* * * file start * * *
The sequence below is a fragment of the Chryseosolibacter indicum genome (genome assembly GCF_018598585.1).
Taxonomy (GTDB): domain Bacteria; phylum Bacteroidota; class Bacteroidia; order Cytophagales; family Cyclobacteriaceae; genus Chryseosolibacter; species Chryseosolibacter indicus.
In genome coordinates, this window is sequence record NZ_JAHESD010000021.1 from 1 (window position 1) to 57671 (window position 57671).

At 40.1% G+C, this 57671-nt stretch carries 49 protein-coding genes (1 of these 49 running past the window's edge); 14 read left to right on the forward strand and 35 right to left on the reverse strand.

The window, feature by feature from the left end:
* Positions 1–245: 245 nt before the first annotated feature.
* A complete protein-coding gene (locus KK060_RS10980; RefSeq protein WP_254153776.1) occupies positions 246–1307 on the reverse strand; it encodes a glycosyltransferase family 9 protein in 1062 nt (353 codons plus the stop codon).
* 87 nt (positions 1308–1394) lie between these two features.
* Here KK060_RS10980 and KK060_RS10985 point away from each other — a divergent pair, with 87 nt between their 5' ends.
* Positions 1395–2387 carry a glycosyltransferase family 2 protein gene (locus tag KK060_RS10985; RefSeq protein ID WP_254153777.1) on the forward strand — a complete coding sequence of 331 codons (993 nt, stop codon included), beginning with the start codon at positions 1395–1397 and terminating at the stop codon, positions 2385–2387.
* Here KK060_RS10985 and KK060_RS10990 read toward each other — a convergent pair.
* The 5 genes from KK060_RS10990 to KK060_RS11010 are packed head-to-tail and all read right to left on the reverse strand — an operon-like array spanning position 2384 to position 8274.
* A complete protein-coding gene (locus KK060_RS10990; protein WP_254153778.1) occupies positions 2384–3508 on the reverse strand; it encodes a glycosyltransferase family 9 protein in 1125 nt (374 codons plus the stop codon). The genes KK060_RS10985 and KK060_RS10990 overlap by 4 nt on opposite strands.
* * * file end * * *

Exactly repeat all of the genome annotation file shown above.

The sequence below is a fragment of the Chryseosolibacter indicum genome (genome assembly GCF_018598585.1).
Taxonomy (GTDB): domain Bacteria; phylum Bacteroidota; class Bacteroidia; order Cytophagales; family Cyclobacteriaceae; genus Chryseosolibacter; species Chryseosolibacter indicus.
In genome coordinates, this window is sequence record NZ_JAHESD010000021.1 from 1 (window position 1) to 57671 (window position 57671).

At 40.1% G+C, this 57671-nt stretch carries 49 protein-coding genes (1 of these 49 running past the window's edge); 14 read left to right on the forward strand and 35 right to left on the reverse strand.

The window, feature by feature from the left end:
* Positions 1–245: 245 nt before the first annotated feature.
* A complete protein-coding gene (locus KK060_RS10980; RefSeq protein WP_254153776.1) occupies positions 246–1307 on the reverse strand; it encodes a glycosyltransferase family 9 protein in 1062 nt (353 codons plus the stop codon).
* 87 nt (positions 1308–1394) lie between these two features.
* Here KK060_RS10980 and KK060_RS10985 point away from each other — a divergent pair, with 87 nt between their 5' ends.
* Positions 1395–2387 carry a glycosyltransferase family 2 protein gene (locus tag KK060_RS10985; RefSeq protein ID WP_254153777.1) on the forward strand — a complete coding sequence of 331 codons (993 nt, stop codon included), beginning with the start codon at positions 1395–1397 and terminating at the stop codon, positions 2385–2387.
* Here KK060_RS10985 and KK060_RS10990 read toward each other — a convergent pair.
* The 5 genes from KK060_RS10990 to KK060_RS11010 are packed head-to-tail and all read right to left on the reverse strand — an operon-like array spanning position 2384 to position 8274.
* A complete protein-coding gene (locus KK060_RS10990; protein WP_254153778.1) occupies positions 2384–3508 on the reverse strand; it encodes a glycosyltransferase family 9 protein in 1125 nt (374 codons plus the stop codon). The genes KK060_RS10985 and KK060_RS10990 overlap by 4 nt on opposite strands.